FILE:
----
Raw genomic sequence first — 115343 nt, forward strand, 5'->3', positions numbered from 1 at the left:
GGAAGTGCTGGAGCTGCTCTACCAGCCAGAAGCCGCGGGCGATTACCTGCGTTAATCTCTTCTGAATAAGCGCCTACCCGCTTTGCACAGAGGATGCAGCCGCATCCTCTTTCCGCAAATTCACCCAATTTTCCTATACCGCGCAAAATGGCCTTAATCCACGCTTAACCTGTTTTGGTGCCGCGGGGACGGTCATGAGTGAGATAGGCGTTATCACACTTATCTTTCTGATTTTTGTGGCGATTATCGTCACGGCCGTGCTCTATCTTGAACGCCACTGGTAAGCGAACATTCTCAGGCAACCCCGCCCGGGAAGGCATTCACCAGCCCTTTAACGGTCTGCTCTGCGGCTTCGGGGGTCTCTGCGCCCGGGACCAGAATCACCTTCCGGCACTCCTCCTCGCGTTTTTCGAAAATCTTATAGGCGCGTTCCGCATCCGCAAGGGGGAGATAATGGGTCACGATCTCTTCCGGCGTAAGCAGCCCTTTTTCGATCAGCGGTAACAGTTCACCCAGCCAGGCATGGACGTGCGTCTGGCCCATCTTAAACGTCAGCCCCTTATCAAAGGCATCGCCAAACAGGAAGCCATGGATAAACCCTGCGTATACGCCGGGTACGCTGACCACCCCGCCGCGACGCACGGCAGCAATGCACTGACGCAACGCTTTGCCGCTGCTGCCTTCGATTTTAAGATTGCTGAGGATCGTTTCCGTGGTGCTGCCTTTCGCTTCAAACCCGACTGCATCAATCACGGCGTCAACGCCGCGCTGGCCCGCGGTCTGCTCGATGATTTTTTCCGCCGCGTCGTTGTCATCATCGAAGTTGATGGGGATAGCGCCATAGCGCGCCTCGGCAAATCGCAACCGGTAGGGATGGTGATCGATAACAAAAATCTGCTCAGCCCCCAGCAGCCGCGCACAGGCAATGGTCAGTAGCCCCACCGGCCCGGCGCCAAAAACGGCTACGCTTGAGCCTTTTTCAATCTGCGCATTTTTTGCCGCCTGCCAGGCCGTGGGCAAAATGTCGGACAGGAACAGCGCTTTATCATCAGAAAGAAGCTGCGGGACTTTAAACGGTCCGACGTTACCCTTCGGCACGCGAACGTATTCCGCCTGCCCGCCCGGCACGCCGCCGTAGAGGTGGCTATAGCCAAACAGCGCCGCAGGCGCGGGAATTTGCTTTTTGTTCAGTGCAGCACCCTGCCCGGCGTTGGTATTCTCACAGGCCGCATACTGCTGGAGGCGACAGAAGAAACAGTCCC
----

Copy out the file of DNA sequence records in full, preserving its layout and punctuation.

Raw genomic sequence first — 115343 nt, forward strand, 5'->3', positions numbered from 1 at the left:
GGAAGTGCTGGAGCTGCTCTACCAGCCAGAAGCCGCGGGCGATTACCTGCGTTAATCTCTTCTGAATAAGCGCCTACCCGCTTTGCACAGAGGATGCAGCCGCATCCTCTTTCCGCAAATTCACCCAATTTTCCTATACCGCGCAAAATGGCCTTAATCCACGCTTAACCTGTTTTGGTGCCGCGGGGACGGTCATGAGTGAGATAGGCGTTATCACACTTATCTTTCTGATTTTTGTGGCGATTATCGTCACGGCCGTGCTCTATCTTGAACGCCACTGGTAAGCGAACATTCTCAGGCAACCCCGCCCGGGAAGGCATTCACCAGCCCTTTAACGGTCTGCTCTGCGGCTTCGGGGGTCTCTGCGCCCGGGACCAGAATCACCTTCCGGCACTCCTCCTCGCGTTTTTCGAAAATCTTATAGGCGCGTTCCGCATCCGCAAGGGGGAGATAATGGGTCACGATCTCTTCCGGCGTAAGCAGCCCTTTTTCGATCAGCGGTAACAGTTCACCCAGCCAGGCATGGACGTGCGTCTGGCCCATCTTAAACGTCAGCCCCTTATCAAAGGCATCGCCAAACAGGAAGCCATGGATAAACCCTGCGTATACGCCGGGTACGCTGACCACCCCGCCGCGACGCACGGCAGCAATGCACTGACGCAACGCTTTGCCGCTGCTGCCTTCGATTTTAAGATTGCTGAGGATCGTTTCCGTGGTGCTGCCTTTCGCTTCAAACCCGACTGCATCAATCACGGCGTCAACGCCGCGCTGGCCCGCGGTCTGCTCGATGATTTTTTCCGCCGCGTCGTTGTCATCATCGAAGTTGATGGGGATAGCGCCATAGCGCGCCTCGGCAAATCGCAACCGGTAGGGATGGTGATCGATAACAAAAATCTGCTCAGCCCCCAGCAGCCGCGCACAGGCAATGGTCAGTAGCCCCACCGGCCCGGCGCCAAAAACGGCTACGCTTGAGCCTTTTTCAATCTGCGCATTTTTTGCCGCCTGCCAGGCCGTGGGCAAAATGTCGGACAGGAACAGCGCTTTATCATCAGAAAGAAGCTGCGGGACTTTAAACGGTCCGACGTTACCCTTCGGCACGCGAACGTATTCCGCCTGCCCGCCCGGCACGCCGCCGTAGAGGTGGCTATAGCCAAACAGCGCCGCAGGCGCGGGAATTTGCTTTTTGTTCAGTGCAGCACCCTGCCCGGCGTTGGTATTCTCACAGGCCGCATACTGCTGGAGGCGACAGAAGAAACAGTCCC